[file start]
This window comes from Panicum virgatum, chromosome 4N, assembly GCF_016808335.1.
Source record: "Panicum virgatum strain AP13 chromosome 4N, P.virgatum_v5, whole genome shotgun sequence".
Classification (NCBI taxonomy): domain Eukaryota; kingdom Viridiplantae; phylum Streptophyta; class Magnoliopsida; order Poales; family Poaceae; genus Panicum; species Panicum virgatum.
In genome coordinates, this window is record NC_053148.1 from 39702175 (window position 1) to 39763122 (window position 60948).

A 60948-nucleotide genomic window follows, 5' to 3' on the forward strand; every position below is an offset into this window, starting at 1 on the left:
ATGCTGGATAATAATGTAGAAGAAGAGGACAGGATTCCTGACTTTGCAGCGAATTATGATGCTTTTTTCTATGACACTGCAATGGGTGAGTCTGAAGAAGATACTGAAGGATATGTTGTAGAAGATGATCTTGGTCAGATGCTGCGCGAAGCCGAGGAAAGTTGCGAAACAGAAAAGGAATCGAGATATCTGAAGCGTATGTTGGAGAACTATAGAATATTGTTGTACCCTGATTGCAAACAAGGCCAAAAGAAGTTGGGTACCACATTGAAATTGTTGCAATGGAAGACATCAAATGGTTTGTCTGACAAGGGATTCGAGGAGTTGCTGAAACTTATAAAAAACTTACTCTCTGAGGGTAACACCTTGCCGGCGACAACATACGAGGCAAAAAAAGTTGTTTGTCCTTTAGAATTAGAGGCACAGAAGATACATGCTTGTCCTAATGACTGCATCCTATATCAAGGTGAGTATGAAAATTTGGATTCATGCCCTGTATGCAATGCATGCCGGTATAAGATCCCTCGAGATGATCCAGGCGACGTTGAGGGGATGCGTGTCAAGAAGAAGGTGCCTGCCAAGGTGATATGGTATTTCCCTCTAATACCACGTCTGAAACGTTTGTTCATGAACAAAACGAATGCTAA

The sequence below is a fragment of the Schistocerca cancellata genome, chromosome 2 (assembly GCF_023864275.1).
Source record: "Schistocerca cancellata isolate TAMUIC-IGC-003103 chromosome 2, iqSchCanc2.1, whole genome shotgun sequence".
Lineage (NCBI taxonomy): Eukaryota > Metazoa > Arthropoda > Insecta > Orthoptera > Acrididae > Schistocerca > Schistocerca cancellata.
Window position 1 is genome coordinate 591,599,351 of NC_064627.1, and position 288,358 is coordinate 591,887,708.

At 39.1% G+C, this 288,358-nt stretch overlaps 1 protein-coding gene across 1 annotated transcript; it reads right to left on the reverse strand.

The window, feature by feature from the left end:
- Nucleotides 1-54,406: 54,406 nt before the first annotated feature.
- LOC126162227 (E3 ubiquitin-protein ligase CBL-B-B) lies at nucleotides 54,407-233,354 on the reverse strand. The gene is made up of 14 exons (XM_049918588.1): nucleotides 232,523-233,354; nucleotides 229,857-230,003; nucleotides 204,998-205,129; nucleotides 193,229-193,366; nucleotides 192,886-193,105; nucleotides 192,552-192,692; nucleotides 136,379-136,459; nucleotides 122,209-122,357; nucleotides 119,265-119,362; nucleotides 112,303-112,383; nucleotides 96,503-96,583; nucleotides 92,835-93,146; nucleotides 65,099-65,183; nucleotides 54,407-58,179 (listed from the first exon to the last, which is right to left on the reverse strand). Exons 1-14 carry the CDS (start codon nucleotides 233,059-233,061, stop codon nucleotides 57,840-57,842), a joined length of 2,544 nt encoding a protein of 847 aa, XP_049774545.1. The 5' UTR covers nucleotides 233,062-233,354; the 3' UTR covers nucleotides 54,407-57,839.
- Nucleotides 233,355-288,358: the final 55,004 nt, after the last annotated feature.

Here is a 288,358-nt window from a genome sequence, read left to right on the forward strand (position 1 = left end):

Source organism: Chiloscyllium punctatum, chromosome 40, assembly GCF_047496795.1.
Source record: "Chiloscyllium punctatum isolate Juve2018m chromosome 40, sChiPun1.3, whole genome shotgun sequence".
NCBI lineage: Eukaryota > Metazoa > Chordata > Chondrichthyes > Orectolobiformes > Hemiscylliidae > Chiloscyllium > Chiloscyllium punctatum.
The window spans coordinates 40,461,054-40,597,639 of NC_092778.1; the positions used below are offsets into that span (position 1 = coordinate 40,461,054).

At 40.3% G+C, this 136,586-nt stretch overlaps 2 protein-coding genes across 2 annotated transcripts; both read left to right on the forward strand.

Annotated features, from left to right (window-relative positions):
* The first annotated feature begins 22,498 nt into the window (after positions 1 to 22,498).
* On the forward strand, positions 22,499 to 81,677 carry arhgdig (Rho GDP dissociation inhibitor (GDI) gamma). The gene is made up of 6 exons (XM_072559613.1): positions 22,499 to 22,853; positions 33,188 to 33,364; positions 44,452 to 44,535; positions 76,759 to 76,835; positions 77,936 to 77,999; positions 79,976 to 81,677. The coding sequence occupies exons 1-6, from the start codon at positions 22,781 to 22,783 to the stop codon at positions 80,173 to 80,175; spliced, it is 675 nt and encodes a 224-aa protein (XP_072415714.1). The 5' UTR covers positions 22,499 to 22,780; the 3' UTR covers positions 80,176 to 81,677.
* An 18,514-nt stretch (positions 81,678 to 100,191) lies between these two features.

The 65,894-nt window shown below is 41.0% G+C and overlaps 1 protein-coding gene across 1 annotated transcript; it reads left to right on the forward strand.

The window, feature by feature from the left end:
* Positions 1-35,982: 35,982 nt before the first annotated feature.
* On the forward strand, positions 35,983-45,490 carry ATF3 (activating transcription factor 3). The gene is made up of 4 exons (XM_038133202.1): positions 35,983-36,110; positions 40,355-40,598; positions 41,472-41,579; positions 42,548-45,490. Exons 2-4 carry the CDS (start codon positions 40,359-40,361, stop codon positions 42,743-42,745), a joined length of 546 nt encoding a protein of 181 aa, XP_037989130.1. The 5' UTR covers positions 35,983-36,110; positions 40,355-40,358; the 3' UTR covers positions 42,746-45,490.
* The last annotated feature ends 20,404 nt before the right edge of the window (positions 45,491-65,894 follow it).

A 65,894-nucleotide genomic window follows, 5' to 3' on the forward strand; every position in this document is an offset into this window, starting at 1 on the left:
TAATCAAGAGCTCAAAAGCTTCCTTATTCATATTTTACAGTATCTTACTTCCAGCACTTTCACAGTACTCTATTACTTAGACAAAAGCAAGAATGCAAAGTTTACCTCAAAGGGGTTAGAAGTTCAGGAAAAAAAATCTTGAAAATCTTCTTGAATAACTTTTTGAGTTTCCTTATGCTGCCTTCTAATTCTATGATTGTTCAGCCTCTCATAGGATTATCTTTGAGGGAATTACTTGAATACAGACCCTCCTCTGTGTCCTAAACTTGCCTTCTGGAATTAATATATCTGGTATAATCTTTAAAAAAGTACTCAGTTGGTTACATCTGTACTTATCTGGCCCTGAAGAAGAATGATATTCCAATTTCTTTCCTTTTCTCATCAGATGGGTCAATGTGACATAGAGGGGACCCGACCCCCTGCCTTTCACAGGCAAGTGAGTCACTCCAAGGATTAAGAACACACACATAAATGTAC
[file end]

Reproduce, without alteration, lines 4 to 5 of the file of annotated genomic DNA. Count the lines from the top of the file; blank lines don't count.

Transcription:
In genome coordinates, this window is record NC_053148.1 from 39702175 (window position 1) to 39763122 (window position 60948).

A 60948-nucleotide genomic window follows, 5' to 3' on the forward strand; every position below is an offset into this window, starting at 1 on the left: